WHAT: Free Lecture: Writing Exercises — The Path To Your Best Writing

WHERE: Woods Memorial Library at 3455 N. First Avenue

WHEN: Thursday June 22 at 6:30 to 7:30 PM

Hope to see you there!

Also, new classes start at the Writers Studio here in Tucson in only a few weeks. Sign up for a workshop class and put exercises to work to enhance your writing skills and try your hand at new voices and techniques:

Register here.

Flash Sale: $30 off any summer writing class. Discount must be taken at time of registration, cannot be combined with any other offer. Valid while supplies last. Expires 6/12/17. Use coupon code: Facebook17

New Flash Fiction: The Daytime People

Published May 26, 2017 by Philip Ivory

Today I had a flash fiction piece published in a new online journal, Edify Fiction. It’s called “The Daytime People” and was directly inspired by an afternoon I spent observing people in a fast food restaurant here in Tucson.  You can Read It Here.

The Daytime People

The piece  was created for a Writers Studio reading event last fall. My thanks to Renee Bibby and all my friends and colleagues at Writers Studio for providing the inspiration for this piece and the impetus to write it.

Hope you enjoy the piece, and feel free to leave a comment by clicking on the orange dialogue box to the right of the story title.

If you have fiction, poetry or digital art of a uniquely positive nature, consider submitting it to Edify Fiction.

Thanks for reading!

 

 

Writers Studio 30th Anniversary Anthology

Published April 20, 2017 by Philip Ivory

The Writers Studio is the renowned creative writing program founded in 1987 in New York by Pulitzer Prize winning poet Philip Schulz. With its branches in NYC, San Francisco, Tucson, Hudson Valley as well as its online and “Kids Write” components, Writers Studio has been helping poets and fiction writers reach their potential for 30 years.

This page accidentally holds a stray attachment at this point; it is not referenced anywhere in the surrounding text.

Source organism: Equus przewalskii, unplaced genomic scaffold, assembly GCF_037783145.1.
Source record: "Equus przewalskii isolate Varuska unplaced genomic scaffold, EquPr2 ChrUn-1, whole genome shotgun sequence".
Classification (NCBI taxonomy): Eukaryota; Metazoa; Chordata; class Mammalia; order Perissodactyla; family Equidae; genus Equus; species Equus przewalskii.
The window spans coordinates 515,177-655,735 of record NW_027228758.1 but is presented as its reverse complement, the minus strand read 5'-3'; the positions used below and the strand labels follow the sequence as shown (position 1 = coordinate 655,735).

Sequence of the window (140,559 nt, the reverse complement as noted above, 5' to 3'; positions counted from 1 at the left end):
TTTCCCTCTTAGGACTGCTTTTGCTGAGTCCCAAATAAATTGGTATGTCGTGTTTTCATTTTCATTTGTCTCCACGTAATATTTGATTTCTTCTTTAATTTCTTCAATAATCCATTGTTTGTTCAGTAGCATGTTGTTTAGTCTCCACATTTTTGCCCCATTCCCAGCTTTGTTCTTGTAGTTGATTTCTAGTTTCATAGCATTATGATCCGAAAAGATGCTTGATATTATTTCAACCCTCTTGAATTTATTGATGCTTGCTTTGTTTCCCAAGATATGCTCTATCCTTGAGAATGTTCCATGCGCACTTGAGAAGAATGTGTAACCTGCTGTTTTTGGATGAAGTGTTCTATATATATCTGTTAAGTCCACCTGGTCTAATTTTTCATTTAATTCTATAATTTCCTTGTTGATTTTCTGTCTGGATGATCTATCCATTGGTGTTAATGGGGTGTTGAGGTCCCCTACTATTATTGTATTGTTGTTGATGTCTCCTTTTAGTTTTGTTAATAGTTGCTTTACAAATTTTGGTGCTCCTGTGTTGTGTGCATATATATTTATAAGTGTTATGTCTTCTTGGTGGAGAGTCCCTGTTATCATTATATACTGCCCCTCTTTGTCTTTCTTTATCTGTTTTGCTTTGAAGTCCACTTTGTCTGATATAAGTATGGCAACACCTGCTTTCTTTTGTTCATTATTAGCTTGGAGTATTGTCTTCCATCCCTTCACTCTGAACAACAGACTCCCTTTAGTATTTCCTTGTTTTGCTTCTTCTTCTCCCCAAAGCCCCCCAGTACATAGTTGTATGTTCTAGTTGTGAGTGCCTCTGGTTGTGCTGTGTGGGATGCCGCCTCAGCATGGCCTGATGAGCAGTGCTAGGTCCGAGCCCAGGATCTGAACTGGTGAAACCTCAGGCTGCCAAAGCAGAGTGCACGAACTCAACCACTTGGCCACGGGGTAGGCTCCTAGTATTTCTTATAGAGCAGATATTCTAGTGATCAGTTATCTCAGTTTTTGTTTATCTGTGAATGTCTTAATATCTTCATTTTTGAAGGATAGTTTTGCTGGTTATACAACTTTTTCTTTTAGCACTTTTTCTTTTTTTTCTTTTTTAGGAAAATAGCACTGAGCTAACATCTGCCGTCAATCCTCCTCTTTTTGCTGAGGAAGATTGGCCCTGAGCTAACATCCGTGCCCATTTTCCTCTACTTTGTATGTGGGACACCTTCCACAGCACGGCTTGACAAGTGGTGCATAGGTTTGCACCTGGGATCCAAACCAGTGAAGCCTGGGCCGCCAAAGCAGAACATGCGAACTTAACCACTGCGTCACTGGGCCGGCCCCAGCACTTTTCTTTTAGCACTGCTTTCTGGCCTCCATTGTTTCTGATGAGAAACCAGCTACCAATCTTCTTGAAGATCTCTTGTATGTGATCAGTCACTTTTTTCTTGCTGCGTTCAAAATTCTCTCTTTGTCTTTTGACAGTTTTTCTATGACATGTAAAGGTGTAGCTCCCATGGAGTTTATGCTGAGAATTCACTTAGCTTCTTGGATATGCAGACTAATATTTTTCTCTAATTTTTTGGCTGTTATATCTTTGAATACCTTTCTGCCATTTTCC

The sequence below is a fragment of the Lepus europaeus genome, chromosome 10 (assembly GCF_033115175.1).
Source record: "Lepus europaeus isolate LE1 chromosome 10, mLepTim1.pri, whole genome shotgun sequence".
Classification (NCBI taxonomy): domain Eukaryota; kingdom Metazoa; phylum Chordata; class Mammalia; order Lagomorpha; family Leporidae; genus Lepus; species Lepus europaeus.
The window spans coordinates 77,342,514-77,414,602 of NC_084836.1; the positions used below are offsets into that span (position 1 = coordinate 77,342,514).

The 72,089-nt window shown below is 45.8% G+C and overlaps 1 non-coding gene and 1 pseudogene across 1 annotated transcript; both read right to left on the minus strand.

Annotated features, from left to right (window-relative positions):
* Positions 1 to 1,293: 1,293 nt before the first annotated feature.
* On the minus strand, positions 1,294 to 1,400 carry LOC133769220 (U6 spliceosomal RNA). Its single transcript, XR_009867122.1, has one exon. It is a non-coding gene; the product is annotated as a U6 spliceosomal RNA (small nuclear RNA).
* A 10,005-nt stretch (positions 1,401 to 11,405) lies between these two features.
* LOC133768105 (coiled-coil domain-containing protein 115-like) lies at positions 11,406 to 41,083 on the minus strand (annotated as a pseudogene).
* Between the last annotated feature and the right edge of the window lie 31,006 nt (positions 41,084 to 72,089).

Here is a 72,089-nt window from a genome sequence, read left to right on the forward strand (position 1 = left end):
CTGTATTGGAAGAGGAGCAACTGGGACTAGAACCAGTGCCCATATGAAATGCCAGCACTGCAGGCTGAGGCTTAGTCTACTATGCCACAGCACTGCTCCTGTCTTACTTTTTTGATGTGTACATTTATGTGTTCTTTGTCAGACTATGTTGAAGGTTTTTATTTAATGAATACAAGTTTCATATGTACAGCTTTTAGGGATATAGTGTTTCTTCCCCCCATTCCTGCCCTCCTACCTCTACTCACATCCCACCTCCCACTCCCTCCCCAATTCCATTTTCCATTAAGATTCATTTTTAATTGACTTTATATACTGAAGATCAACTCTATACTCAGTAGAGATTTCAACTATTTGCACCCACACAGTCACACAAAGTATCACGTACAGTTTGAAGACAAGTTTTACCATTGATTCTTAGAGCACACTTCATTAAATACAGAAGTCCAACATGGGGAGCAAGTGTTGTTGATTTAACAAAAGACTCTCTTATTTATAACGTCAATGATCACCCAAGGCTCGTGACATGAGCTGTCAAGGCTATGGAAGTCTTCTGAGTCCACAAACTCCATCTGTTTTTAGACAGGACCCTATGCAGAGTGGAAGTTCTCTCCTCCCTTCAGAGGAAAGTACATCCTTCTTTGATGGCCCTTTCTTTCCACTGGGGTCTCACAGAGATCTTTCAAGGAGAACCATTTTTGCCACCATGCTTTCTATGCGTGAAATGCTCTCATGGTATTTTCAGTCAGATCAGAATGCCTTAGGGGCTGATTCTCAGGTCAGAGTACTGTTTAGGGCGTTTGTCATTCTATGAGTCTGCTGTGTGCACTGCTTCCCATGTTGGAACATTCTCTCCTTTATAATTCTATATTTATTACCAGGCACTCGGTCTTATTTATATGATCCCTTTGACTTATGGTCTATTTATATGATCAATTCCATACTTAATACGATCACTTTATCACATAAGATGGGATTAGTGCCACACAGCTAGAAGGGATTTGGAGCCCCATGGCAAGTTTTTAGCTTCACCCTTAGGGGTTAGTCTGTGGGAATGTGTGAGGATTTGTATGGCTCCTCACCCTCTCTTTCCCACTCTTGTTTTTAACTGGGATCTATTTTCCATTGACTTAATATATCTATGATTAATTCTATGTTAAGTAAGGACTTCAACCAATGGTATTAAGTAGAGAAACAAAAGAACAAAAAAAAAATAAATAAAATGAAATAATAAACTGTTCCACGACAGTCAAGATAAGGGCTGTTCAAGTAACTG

Through my work with Writers Studio as a student and now as a teacher, I’ve become more confident at developing strong narrative voices that take command of my creative material. Using effective narrators that help guide the reader through a satisfactory literary experience has helped me  publish multiple short pieces and make progress on a novel, a first draft of which I hope to complete later this year.

WS+Anthology+Cover

To celebrate its three decades of helping writers develop their craft, Writers Studio is releasing a 500-page 30th anniversary anthology, featuring nearly 100 hundred authors. The publisher is Epiphany Editions.

The Writers Studio at 30 features work by Writers Studio advisory board members Jennifer Egan, Robert Pinsky, Edward Hirsch, Grace Schulman, Matthew Klam, Carl Dennis, and Jill Bialosky, as well as 30 years of students and teachers from its creative writing classes.

I’m proud to be one of the authors featured, with a short fiction piece titled “Probably Last Meeting of the Bluebell Ridge II Homeowners Association.” It was previously published in The Airgonaut.

A celebratory reading will be held in New York on May 6 at the Strand Bookstore to mark the occasion. Wish I could be there, but traveling to NY is not in my budget right now.

The Writers Studio at 30 Anthology should be a great resource for anyone interested in enjoying a smorgasbord of strong narrative voices used in service to poems and stories containing wildly divergent subject matter. 

Until May 6, you can pre-order the anthology at a discounted price of $20.

Click here for Discount Pre-Order.

 

WYS

Freeing the Stories Inside You: Writers Studio Tucson

Published September 22, 2016 by Philip Ivory

Tucson writer friends!

Do you have stories inside you, bursting to get out? Do you have the longing to write fiction or poetry, but perhaps lack the confidence to know how to judge and develop your own material? Feel stalled, stunted or blocked?

Take a class at the Writers Studio. Different days and times are available to suit your schedule. Writers Studio exercises will jumpstart your creativity and help you unleash new expressive voices from within. Our teachers are highly skilled and adept at nurturing and encouraging your creative expression.

Sign up today! Classes begin the first week in October.

ws-fall-2016

Tucson Poetry Event: The Offering with Eleanor Kedney

Published September 8, 2016 by Philip Ivory

Join Writers Studio Tucson for a special event on Sept. 9.  For details, visit:

https://www.facebook.com/events/1684550965200130/

 

Eleanor Kedney’s poems constantly surprise the reader with flashes of sheer intelligence and attention to language. While her spirited work no doubt engages the intellect, these are also poems of the body and the voice; this book never disappoints. The sensuality of The Offering is unavoidable and ultimately joyous. There is a music here that sings and rings and lingers in the mind.

—Juliet Patterson, winner of the Nightboat Books Prize